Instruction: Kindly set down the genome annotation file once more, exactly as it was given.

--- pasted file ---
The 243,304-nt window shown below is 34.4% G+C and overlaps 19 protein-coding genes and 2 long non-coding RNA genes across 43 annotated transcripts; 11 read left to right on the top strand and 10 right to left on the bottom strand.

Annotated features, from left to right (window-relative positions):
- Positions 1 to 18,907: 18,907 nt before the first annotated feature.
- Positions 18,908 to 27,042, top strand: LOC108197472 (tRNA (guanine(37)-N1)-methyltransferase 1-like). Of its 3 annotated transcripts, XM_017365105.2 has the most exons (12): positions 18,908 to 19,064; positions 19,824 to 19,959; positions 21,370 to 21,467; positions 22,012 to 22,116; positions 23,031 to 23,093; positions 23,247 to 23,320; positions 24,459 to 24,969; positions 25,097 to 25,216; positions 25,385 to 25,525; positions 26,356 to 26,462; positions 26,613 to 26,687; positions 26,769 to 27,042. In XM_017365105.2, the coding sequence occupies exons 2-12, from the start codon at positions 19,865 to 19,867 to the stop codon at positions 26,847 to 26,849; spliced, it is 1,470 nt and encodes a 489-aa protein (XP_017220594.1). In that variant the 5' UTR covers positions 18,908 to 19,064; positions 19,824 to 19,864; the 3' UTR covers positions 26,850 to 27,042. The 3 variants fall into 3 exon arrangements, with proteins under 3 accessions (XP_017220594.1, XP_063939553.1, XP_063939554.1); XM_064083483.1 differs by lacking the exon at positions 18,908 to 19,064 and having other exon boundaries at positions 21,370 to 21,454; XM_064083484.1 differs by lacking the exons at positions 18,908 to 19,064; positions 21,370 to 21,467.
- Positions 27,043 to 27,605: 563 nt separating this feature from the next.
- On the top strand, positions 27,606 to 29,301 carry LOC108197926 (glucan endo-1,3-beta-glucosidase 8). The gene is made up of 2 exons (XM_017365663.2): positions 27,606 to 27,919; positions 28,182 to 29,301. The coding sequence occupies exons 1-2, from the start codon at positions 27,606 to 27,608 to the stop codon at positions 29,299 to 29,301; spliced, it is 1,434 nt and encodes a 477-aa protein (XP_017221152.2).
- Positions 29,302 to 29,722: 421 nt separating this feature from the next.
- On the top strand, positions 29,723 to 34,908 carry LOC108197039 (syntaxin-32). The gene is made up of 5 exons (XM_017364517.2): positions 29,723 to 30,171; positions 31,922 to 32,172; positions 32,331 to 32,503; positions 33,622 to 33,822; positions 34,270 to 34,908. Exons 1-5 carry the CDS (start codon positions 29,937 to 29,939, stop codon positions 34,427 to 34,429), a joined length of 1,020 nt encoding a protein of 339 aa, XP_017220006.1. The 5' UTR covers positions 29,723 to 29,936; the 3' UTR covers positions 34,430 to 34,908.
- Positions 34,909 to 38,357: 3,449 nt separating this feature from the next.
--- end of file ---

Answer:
The 243,304-nt window shown below is 34.4% G+C and overlaps 19 protein-coding genes and 2 long non-coding RNA genes across 43 annotated transcripts; 11 read left to right on the top strand and 10 right to left on the bottom strand.

Annotated features, from left to right (window-relative positions):
- Positions 1 to 18,907: 18,907 nt before the first annotated feature.
- Positions 18,908 to 27,042, top strand: LOC108197472 (tRNA (guanine(37)-N1)-methyltransferase 1-like). Of its 3 annotated transcripts, XM_017365105.2 has the most exons (12): positions 18,908 to 19,064; positions 19,824 to 19,959; positions 21,370 to 21,467; positions 22,012 to 22,116; positions 23,031 to 23,093; positions 23,247 to 23,320; positions 24,459 to 24,969; positions 25,097 to 25,216; positions 25,385 to 25,525; positions 26,356 to 26,462; positions 26,613 to 26,687; positions 26,769 to 27,042. In XM_017365105.2, the coding sequence occupies exons 2-12, from the start codon at positions 19,865 to 19,867 to the stop codon at positions 26,847 to 26,849; spliced, it is 1,470 nt and encodes a 489-aa protein (XP_017220594.1). In that variant the 5' UTR covers positions 18,908 to 19,064; positions 19,824 to 19,864; the 3' UTR covers positions 26,850 to 27,042. The 3 variants fall into 3 exon arrangements, with proteins under 3 accessions (XP_017220594.1, XP_063939553.1, XP_063939554.1); XM_064083483.1 differs by lacking the exon at positions 18,908 to 19,064 and having other exon boundaries at positions 21,370 to 21,454; XM_064083484.1 differs by lacking the exons at positions 18,908 to 19,064; positions 21,370 to 21,467.
- Positions 27,043 to 27,605: 563 nt separating this feature from the next.
- On the top strand, positions 27,606 to 29,301 carry LOC108197926 (glucan endo-1,3-beta-glucosidase 8). The gene is made up of 2 exons (XM_017365663.2): positions 27,606 to 27,919; positions 28,182 to 29,301. The coding sequence occupies exons 1-2, from the start codon at positions 27,606 to 27,608 to the stop codon at positions 29,299 to 29,301; spliced, it is 1,434 nt and encodes a 477-aa protein (XP_017221152.2).
- Positions 29,302 to 29,722: 421 nt separating this feature from the next.
- On the top strand, positions 29,723 to 34,908 carry LOC108197039 (syntaxin-32). The gene is made up of 5 exons (XM_017364517.2): positions 29,723 to 30,171; positions 31,922 to 32,172; positions 32,331 to 32,503; positions 33,622 to 33,822; positions 34,270 to 34,908. Exons 1-5 carry the CDS (start codon positions 29,937 to 29,939, stop codon positions 34,427 to 34,429), a joined length of 1,020 nt encoding a protein of 339 aa, XP_017220006.1. The 5' UTR covers positions 29,723 to 29,936; the 3' UTR covers positions 34,430 to 34,908.
- Positions 34,909 to 38,357: 3,449 nt separating this feature from the next.